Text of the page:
The Korea Herald


[Editorial] Normalize the judiciary

New chief justice‘s urgent task is to do away with serious trial delays

By Korea Herald

Published : Dec. 13, 2023 - 05:31

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The most urgent task for Chief Justice Cho Hee-dae, who was inaugurated in a ceremony Monday, is to do away with judiciary distrust stoked by his predecessor, Kim Myeong-su. Distrust of the court was fanned by trial delays, among other factors.

It took three years and nine months to issue first-trial sentences against former Justice Minister Cho Kuk and two years and five months for Yoon Mi-hyang, an independent lawmaker. Cho was indicted in connection with his children’s unlawful university admissions and his instructions to stop inspections into corruption allegations involving a senior public official. Yoon was charged with embezzling donations to a civic group for former Korean comfort women who were taken as wartime sex slaves for Japanese troops during Japan’s colonial occupation of Korea.

It took three years and 10 months to convict defendants in the first trial of the Moon Jae-in Cheong Wa Dae’s alleged intervention in the Ulsan mayoral election. Thanks to the delayed trial, defendant Song Cheol-ho completed his four-year term as Ulsan mayor. Another defendant, Hwang Un-ha, who is an opposition party lawmaker, will likely complete his National Assembly term that ends in late May next year after the April general elections, considering the time required for appellate trials.

The more serious problem is that the court plays into the hands of defendants who try every possible delay tactic persistently.

Former Gyeonggi Province Vice Gov. Lee Hwa-young requested the substitution of the presiding judge suddenly in late October, as he stands trial for involvement in the Ssangbangwool Group’s illegal handover of money to North Korea. He was indicted in October last year.

The first-trial court took nine days to dismiss the request and the appellate court eight days, but the Supreme Court has yet to issue a decision on the request for more than two weeks.

The trial has been suspended pending final decision on the request for the replacement of the judge. The problem is that the presiding judge of the Lee case is scheduled to be replaced in February next year when regular personnel transfers are carried out. If the current judge fails to issue a ruling before then, a new bench will take over, and the trial will be delayed considerably. It is reasonable to regard Lee‘s request for a judge substitution as a tactic to avoid a decision by the current bench.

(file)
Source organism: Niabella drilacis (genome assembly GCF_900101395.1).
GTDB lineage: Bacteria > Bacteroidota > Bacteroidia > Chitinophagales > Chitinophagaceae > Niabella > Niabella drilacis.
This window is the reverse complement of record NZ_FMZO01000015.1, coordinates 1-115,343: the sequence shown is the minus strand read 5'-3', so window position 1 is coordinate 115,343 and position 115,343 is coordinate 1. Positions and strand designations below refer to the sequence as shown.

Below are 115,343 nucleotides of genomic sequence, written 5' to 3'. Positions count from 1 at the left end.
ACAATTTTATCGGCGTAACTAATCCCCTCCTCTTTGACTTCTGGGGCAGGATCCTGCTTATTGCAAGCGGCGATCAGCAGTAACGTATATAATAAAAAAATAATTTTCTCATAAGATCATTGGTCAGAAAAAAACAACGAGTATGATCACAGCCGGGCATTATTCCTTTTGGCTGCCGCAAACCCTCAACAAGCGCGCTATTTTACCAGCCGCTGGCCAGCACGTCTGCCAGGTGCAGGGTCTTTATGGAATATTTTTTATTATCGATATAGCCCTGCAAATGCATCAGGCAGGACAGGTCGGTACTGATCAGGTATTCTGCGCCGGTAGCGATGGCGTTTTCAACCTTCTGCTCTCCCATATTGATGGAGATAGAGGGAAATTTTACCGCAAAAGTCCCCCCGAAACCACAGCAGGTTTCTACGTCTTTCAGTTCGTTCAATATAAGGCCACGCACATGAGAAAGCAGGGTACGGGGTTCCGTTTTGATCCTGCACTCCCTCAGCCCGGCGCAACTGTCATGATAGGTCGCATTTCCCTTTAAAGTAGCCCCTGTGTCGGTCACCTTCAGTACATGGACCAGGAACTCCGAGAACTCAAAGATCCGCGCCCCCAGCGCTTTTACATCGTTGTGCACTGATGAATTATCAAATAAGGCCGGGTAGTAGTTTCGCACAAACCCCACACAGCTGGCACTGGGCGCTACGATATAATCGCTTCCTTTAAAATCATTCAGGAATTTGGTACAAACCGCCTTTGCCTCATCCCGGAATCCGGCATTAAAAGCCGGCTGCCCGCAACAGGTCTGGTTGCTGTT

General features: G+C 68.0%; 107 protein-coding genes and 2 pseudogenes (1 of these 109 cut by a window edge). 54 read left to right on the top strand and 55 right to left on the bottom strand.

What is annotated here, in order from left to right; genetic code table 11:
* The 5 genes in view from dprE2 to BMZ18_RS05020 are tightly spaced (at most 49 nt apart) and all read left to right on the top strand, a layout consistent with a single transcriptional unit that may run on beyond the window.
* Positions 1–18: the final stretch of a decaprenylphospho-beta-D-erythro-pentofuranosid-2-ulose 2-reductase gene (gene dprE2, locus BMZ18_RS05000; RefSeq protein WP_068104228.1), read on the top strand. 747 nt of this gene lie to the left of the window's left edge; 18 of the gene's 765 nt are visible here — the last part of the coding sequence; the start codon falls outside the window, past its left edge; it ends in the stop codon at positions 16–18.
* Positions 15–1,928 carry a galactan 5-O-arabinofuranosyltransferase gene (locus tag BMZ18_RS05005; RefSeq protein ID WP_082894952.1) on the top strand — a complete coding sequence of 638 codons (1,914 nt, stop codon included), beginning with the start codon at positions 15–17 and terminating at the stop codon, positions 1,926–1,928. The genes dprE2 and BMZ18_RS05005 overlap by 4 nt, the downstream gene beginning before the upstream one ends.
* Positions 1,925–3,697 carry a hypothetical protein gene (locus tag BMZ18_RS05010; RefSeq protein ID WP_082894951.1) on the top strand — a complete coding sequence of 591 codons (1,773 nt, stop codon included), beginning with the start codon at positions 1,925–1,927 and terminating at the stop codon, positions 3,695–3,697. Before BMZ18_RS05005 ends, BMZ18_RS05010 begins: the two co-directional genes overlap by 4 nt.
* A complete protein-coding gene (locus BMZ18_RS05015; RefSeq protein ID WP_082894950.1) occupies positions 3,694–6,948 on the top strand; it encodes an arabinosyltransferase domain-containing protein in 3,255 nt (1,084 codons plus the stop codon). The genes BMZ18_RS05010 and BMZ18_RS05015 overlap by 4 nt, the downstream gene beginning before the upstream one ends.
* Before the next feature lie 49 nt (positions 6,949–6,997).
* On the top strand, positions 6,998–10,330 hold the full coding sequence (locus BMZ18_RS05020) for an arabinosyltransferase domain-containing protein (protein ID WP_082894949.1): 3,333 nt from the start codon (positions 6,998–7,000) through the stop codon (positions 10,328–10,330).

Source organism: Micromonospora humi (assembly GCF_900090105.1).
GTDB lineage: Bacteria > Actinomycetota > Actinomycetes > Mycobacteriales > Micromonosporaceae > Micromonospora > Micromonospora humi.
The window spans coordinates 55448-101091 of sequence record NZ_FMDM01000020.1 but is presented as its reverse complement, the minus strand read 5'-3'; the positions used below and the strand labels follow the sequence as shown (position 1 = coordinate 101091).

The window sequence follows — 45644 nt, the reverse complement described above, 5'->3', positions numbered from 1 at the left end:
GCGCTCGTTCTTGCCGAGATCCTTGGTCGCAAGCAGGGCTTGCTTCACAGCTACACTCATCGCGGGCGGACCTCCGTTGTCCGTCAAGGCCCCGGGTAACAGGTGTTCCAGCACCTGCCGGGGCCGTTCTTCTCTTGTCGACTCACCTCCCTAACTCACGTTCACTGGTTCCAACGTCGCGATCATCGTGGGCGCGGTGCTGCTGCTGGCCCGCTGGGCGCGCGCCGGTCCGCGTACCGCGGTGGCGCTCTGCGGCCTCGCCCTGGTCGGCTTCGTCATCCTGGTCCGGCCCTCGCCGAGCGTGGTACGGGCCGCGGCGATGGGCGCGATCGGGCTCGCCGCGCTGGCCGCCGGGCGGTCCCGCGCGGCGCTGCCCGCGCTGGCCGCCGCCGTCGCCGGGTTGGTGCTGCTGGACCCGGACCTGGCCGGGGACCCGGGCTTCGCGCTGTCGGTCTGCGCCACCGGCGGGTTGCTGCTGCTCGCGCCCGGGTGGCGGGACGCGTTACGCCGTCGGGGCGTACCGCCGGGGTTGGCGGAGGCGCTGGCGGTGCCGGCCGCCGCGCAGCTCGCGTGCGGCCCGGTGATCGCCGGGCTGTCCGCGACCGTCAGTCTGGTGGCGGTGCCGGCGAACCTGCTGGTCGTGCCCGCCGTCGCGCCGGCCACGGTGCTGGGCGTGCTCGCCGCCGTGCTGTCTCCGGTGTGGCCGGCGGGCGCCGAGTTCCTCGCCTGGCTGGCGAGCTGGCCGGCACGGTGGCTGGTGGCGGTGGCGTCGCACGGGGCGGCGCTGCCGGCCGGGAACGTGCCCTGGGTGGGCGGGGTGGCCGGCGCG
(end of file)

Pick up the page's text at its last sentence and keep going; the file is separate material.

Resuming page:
All of the four defendants who were indicted in March for following instructions from North Korea to act as spies in Changwon, South Gyeongsang Province, were released on bail on Dec. 7. They impeded the trial by employing every possible delay tactic. They requested a change of jurisdiction, a jury trial, substitution of judges and bail. They appealed whenever their requests were rejected. Eventually, the court provided bail before their detention for the first trial expired. All of the defendants in other spy ring cases were released in a similar fashion.

Measures to block attempts to delay trials intentionally are required.

Trial delays are not limited only to politically sensitive cases. The number of criminal cases where the initial trial is not finished within two years of indictment soared from 2,777 in 2018 to 5,346 last year. This problem is closely related to the court administration under Chief Justice Kim.

Kim appointed former members of a circle of left-leaning judges that he once led to important posts while transferring judges who issued rulings unfavorable for the regime of President Moon to unimportant posts. In this unprecedented situation, judges on Moon’s side delayed trials stubbornly.

Kim also abolished the existing merit-based promotion system and introduced a populist promotion system in which junior judges select candidates for court presidents by vote. Senior judges lost motivation to work hard, and instead had to focus on appeasing junior judges for their votes.

Cho, 66, is due to step down in three years and six months. He cannot serve out a six-year term because chief justices must retire at 70. The new chief justice has to eliminate the evils of the judiciary under his predecessor. He does not have much time. He must spur normalizing the judiciary.